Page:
Even though the IBC is broadcasting to millions of people around the world, any football fan knows it’s virtually impossible to contain yourself when your team scores.

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In case you were wondering what we do...

paul_atherton.gifIBC, MUNICH - To give readers an idea of how World Cup Match of the Day gets made, over the next couple of weeks I’ll be asking different members of our team at the IBC to explain their roles. Today it’s the turn of Phil Sibson, one of two VT (video tape) directors.

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Steh auf wenn du Deutscher bist!

paul_atherton.gifI was lucky enough to be at the Germany v Costa Rica match yesterday. What an experience! My first ever World Cup game and the highest-scoring opening match in World Cup history – not a bad one to be at, eh?

I was sat just to the left of the half-way line, towards the back of the bottom tier. It was a perfect spot for Philip Lahm’s opening goal – I was on the side of the pitch that he cut inside from, so I had a great view of the arc of the ball as he curled it into the far corner. I won’t go into too much detail about the opening ceremony or game, as you can already find that elsewhere on the website. But, for what it’s worth, although Germany scored four goals, I thought they looked quite sluggish, and their defence looked vulnerable to say the least. Costa Rica only had two shots and scored both.

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Counting down to kick-off

paul_atherton.gifIBC, MUNICH - Are there any readers from Peru out there? (!) I only ask because I made my debut on Peruvian radio station Grupo RPP last night, and was wondering how I came across.

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BBC 1, Technical gremlins 0

paul_atherton.gifIBC, MUNICH – On Sunday, the German FA organised a practice match to allow all the broadcasters to test out their systems before the opening game on Friday. The match was played at the Allianz Arena in Munich, the venue for the opening match, between two German under-12 sides (no, the 1 and 2 aren’t the wrong way round!) posing as Germany and Costa Rica.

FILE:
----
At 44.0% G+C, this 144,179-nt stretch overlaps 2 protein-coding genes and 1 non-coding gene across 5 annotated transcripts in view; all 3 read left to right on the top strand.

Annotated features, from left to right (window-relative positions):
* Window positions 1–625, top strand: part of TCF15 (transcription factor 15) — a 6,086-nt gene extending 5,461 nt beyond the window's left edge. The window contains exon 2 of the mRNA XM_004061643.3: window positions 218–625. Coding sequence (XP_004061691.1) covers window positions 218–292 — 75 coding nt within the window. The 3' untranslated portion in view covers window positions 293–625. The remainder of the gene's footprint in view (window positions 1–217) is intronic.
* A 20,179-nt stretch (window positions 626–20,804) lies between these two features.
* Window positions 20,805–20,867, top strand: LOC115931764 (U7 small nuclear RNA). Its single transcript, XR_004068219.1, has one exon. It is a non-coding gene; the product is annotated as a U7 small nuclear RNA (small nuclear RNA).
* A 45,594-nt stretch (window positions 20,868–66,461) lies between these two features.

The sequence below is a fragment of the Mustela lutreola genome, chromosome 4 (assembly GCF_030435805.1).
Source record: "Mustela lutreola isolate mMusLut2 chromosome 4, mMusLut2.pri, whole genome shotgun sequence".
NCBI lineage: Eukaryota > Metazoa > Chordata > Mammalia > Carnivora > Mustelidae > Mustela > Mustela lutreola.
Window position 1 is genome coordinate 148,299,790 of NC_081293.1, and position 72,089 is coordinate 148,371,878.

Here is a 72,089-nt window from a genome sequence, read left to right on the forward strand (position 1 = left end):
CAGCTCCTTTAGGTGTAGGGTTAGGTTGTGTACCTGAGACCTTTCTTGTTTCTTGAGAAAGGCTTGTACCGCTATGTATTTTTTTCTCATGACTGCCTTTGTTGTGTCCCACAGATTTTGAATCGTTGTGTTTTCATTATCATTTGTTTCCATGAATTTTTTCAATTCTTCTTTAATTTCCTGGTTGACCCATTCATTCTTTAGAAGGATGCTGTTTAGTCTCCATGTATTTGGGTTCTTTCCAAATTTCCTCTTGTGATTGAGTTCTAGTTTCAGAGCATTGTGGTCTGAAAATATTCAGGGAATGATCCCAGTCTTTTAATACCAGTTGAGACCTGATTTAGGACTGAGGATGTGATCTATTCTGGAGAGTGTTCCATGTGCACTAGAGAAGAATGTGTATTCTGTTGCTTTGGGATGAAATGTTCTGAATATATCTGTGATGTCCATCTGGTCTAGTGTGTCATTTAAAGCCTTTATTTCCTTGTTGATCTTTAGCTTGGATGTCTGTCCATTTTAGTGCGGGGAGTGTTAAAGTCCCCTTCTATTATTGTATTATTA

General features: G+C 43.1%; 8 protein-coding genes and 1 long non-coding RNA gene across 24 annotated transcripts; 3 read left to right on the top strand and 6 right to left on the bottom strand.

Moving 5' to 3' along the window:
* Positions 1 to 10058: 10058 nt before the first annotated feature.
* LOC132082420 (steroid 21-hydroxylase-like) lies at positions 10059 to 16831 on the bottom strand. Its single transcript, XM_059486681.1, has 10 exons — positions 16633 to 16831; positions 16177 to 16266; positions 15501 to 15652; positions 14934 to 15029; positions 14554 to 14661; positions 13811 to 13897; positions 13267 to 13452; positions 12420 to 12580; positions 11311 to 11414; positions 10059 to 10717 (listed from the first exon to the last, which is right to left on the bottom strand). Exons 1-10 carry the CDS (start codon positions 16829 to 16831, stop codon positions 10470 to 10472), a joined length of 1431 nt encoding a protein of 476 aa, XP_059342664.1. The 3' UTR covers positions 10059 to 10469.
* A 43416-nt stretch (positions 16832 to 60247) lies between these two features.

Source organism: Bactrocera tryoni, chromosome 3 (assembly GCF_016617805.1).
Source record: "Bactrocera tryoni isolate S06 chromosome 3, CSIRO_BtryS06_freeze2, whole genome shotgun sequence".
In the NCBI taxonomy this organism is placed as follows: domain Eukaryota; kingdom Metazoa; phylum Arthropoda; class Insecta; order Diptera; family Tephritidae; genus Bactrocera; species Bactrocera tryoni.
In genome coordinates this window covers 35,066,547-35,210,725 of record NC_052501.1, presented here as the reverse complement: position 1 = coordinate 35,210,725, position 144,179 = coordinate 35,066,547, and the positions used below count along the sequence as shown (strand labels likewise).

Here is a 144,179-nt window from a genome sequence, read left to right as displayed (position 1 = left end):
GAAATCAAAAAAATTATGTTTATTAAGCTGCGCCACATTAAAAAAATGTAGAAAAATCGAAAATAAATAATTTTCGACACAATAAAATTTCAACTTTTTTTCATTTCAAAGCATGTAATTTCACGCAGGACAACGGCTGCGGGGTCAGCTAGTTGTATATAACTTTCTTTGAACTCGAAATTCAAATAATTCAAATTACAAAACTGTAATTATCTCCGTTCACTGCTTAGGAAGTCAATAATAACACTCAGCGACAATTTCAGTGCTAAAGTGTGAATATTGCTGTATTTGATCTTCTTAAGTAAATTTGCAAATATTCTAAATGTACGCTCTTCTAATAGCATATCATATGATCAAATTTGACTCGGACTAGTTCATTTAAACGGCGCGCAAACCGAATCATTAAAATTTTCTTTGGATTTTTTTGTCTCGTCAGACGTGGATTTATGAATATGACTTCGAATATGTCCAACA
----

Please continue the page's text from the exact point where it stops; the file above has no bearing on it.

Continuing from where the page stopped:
A film of the game was repeated today so everyone could have another run through. So we had Ray Stubbs in the studio presenting the action, joined on the couch by pundits Paul Armstrong (Match of the Day editor and fellow blogger), executive producer Phil Bigwood and producer Sunil Patel. Jonathan Pearce provided his usual vibrant commentary.

And the game was pretty good! It was only 15 minutes each way but the standard was frighteningly high. Mini-Germany won 1-0 if you’re interested, mini-Klose scoring the only goal.

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Shivering in a sauna

MUNICH - I arrived in Munich yesterday afternoon, and made my first trip into the International Broadcast Centre today. Match of the Day's World Cup studio is in Berlin, but most of the production team are based here in Munich. So all the VT (video tape) packages (ie features, interviews, match highlights) will be made here at the IBC.

The IBC is the media hub for broadcasters from all over the world. The scale of the operation is unbelievable. Every country imaginable seems to have some kind of presence here, including several I had never even heard of - Niue? Nevis? Kiribati? I make it 190 different countries, and 90 broadcasters.

The IBC itself is huge - it used to be Munich airport. There are restaurants, a gym, even a beer garden! Each media company has its own area, separated off from each other by wood panelling, so it feels a bit like a sauna (except for the temperature - the air conditioning has gone into overdrive, so everyone's wandering around in big jumpers and coats). The BBC's office is next to Brazilian channel TV Globo, so I'm sure there'll be plenty of friendly banter going on as the tournament progresses! Fifa present Sepp Blatter made a visit to the IBC today, but he didn't make it to the BBC office.

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About Paul Atherton

paul_atherton.gifI work for Match of the Day, Football Focus and Score, running the programme websites and liaising between the television and online teams.

I joined the BBC Sport website five years ago after completing a post-graduate degree in online journalism, initially on the multimedia team (which is responsible for the audio and video on the site), then on the news desk. I've been working with the TV football team for about three years.

I'll be based at the International Broadcast Centre (IBC) in Munich during the World Cup, working alongside the TV production team. I'll attempt to explain exactly what goes on there during my posts (in other words, I'm not quite sure myself!).

Outside of work, you may be surprised to hear football is my number one interest. Manchester United are my team (although I'm from Bolton - there goes my credibility). And my sporting claim to fame is being offered and turning down a trial with PSV when I was 12, but no one seems to believe me.

My ambitions? To finish the season as Man Utd's top goalscorer. That's it.